Daily Archives: April 16, 2011

Elimination of Per Vote Subsidies

No surprise that, if elected, a Harper majority government would move to eliminate the per vote subsidy for political parties.

Is it a bad thing? Well, I’m of two minds about this.

As we know, Jean Chrétien scrapped the old system of largesse from special interests, barring huge contributions from corporations and unions, and replaced it with one that allowed individual contributions capped at a certain level to be made to parties, supplemented by a public subsidy to parties on a per vote basis.

Now though, Harper wants to hack off the public subsidy portion of this arrangement. Why? Well, obviously because the Conservative Party has proven itself to be much more adept at shaking down individual voters for contributions through a sophisticated combination of high-tech outreach and old-fashioned scare-mongering of their perpetually frightened, and easily deceived base of faithful donors.

The argument Harper makes that taxpayers shouldn’t subsidize political parties sounds reasonable on its face. After all, it seems only fair that political parties should stand or fall on their ability to attract support through their own grassroots fundraising efforts. At the same time, there’s something to be said for direct public financing of political parties on a democratic basis that is doled out by the government on a per vote basis according to the level of popular support they receive at the polls. When doing so, voters are not only casting their ballot, but also intentionally making a donation via their taxes in support of their candidate/party of choice.

Here’s the bottom line: Considering that political donors presently gain a commensurate tax credit by doing so, then aren’t other taxpayers essentially having to foot the bill in part for the lost tax revenue that would otherwise have been paid into the treasury? If donations remain tax deductible, then millions of taxpayers are still helping bankroll parties they don’t support, albeit in a more indirect way. Therefore, if Stephen Harper truly wants to eliminate the government from involvement of any kind in the fundraising of political parties then he must also commit to eliminating the tax deduction for contributions.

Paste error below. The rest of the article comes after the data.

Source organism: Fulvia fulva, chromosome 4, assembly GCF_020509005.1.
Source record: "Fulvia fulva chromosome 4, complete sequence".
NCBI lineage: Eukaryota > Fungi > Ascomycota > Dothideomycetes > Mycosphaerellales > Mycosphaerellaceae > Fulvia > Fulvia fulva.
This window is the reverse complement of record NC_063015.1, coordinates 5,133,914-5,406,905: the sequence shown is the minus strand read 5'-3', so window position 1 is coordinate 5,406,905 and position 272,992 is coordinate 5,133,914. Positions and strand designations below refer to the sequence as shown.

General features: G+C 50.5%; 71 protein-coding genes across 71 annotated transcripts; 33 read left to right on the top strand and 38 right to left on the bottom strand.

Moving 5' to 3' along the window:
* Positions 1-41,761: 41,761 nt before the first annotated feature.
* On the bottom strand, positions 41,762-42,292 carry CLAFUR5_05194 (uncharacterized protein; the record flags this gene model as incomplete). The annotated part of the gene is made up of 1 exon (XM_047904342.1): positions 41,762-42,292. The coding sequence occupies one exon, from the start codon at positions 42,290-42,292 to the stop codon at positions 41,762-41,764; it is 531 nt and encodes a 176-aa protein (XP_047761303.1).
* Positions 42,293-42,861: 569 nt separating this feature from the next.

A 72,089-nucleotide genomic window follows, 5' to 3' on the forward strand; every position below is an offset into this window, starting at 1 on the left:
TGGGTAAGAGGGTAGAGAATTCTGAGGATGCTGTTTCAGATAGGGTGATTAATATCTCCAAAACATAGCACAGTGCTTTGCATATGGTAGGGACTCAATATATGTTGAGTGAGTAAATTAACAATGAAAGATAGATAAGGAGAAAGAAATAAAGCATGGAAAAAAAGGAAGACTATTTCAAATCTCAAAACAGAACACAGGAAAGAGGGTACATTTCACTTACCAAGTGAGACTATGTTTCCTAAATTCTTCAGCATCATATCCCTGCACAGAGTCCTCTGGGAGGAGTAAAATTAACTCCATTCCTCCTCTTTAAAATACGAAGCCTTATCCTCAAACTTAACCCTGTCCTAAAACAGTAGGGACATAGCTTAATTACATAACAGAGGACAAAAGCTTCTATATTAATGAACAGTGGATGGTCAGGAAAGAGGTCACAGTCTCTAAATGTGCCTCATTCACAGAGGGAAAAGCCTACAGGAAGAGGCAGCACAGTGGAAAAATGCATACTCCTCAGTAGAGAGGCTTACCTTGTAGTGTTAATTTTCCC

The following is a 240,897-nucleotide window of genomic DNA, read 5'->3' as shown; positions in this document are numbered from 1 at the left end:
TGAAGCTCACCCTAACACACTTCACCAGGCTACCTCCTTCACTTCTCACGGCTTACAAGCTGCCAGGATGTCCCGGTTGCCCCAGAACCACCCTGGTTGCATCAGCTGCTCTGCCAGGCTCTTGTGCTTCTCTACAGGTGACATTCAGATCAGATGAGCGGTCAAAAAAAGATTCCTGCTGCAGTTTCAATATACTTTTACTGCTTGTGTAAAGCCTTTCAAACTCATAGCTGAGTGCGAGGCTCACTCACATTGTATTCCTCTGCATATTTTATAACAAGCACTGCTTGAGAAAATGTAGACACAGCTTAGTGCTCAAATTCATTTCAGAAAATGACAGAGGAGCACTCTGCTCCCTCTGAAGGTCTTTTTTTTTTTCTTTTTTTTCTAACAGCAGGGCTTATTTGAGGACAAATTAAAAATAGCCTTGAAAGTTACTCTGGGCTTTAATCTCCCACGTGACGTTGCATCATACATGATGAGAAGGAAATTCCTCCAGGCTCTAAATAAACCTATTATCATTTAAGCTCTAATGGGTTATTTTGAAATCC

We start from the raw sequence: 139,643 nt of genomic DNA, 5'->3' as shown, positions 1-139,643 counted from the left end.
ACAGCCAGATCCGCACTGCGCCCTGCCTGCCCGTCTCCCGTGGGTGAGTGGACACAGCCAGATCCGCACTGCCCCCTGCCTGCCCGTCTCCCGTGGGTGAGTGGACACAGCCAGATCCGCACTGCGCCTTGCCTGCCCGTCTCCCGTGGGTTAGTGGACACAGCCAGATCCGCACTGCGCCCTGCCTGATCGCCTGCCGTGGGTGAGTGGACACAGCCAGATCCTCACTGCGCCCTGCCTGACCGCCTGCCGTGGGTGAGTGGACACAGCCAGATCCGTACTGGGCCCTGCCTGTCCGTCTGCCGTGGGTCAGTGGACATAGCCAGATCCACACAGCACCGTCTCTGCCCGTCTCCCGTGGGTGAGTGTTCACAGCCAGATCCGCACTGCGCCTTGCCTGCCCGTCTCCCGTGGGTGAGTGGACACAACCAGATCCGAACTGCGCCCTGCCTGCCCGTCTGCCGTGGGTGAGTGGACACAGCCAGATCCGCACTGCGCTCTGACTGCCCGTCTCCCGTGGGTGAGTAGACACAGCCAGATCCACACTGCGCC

Filed under 2011 Canadian Election, Conservative Party of Canada, Stephen Harper

Ethnic Political Ad

I guess this take-off of a Liberal ad aimed at the Punjabi community has been circulating for a couple of weeks now, but I just discovered it. Finally, some humour in this otherwise dismally uninteresting election!

The original ad accused Harper of being “out of touch” rather than having an insatiable blood lust, but given the distortions of the Conservative war room’s negative attack machine, maybe the Libs should have gone with the latter allegation.

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Filed under 2011 Canadian Election, Humour, Liberal Party of Canada, Stephen Harper

Liberal Erection!

Michael Ignatieff at a rally in Sudbury, exhorting Canadians to shake off their “So what?” indifference to transgressions of the Harper regime and, borrowing an expression from Bruce Springsteen’s turgid post-industrial anthem “City of Ruins,” to “Rise up!”

I’m sure Ignatieff and the Liberals are frustrated that Canadians seem largely unperturbed by the various so-called scandals and abuses that have cropped up during Harper’s time in power. For whatever reason(s) however, they clearly haven’t managed to gain much traction, let alone generate a widespread sense of indignant outrage amongst most people. Well, at least not amongst those who weren’t already predisposed to a negative view of the Harper Conservatives.

I’m not sure that pleading with folks to “rise up” at this stage of the game will serve any purpose. I certainly don’t see it taking off like wildfire amongst voters in general. But then, it’s hard to see what would. The level of interest in this election seems remarkably low. In my area, there are almost no signs at all — in fact, there were a lot more for the recent civic elections and we all know what the turnout for those are…

Update: A little more context provided in this report from CBC’s The National.

Towards the end of the coverage in the above clip, the discussion turns towards online voting, which is something that I’ve long advocated as being an option. Perhaps after the historically low turnout that I predict will occur in this election, maybe it will be given more serious consideration.


Filed under 2011 Canadian Election, Michael Ignatieff